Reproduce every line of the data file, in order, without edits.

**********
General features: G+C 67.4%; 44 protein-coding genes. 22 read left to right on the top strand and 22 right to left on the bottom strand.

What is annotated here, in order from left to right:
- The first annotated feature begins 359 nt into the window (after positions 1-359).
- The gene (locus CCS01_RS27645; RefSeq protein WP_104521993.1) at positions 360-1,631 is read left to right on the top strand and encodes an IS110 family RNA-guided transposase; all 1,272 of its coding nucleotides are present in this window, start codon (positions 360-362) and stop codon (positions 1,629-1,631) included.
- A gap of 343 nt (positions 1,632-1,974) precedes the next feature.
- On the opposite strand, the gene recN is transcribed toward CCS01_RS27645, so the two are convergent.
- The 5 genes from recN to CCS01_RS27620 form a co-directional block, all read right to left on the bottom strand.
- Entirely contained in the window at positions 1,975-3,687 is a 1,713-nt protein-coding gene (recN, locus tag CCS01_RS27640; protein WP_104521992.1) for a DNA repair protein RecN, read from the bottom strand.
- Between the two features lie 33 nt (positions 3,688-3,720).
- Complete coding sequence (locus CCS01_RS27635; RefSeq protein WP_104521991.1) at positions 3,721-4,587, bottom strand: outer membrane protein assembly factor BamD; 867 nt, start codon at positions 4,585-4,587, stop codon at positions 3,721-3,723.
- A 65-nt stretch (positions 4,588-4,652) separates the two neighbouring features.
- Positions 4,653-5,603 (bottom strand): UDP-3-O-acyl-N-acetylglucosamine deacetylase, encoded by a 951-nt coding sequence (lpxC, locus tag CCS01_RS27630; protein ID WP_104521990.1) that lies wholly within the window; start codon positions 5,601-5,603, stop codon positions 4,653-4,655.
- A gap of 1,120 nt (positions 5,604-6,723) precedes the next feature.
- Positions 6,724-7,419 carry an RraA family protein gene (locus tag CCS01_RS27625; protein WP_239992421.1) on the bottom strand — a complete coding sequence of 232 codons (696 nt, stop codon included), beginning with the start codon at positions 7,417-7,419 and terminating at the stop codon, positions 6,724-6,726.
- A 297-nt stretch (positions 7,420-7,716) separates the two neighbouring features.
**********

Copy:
General features: G+C 67.4%; 44 protein-coding genes. 22 read left to right on the top strand and 22 right to left on the bottom strand.

What is annotated here, in order from left to right:
- The first annotated feature begins 359 nt into the window (after positions 1-359).
- The gene (locus CCS01_RS27645; RefSeq protein WP_104521993.1) at positions 360-1,631 is read left to right on the top strand and encodes an IS110 family RNA-guided transposase; all 1,272 of its coding nucleotides are present in this window, start codon (positions 360-362) and stop codon (positions 1,629-1,631) included.
- A gap of 343 nt (positions 1,632-1,974) precedes the next feature.
- On the opposite strand, the gene recN is transcribed toward CCS01_RS27645, so the two are convergent.
- The 5 genes from recN to CCS01_RS27620 form a co-directional block, all read right to left on the bottom strand.
- Entirely contained in the window at positions 1,975-3,687 is a 1,713-nt protein-coding gene (recN, locus tag CCS01_RS27640; protein WP_104521992.1) for a DNA repair protein RecN, read from the bottom strand.
- Between the two features lie 33 nt (positions 3,688-3,720).
- Complete coding sequence (locus CCS01_RS27635; RefSeq protein WP_104521991.1) at positions 3,721-4,587, bottom strand: outer membrane protein assembly factor BamD; 867 nt, start codon at positions 4,585-4,587, stop codon at positions 3,721-3,723.
- A 65-nt stretch (positions 4,588-4,652) separates the two neighbouring features.
- Positions 4,653-5,603 (bottom strand): UDP-3-O-acyl-N-acetylglucosamine deacetylase, encoded by a 951-nt coding sequence (lpxC, locus tag CCS01_RS27630; protein ID WP_104521990.1) that lies wholly within the window; start codon positions 5,601-5,603, stop codon positions 4,653-4,655.
- A gap of 1,120 nt (positions 5,604-6,723) precedes the next feature.
- Positions 6,724-7,419 carry an RraA family protein gene (locus tag CCS01_RS27625; protein WP_239992421.1) on the bottom strand — a complete coding sequence of 232 codons (696 nt, stop codon included), beginning with the start codon at positions 7,417-7,419 and terminating at the stop codon, positions 6,724-6,726.
- A 297-nt stretch (positions 7,420-7,716) separates the two neighbouring features.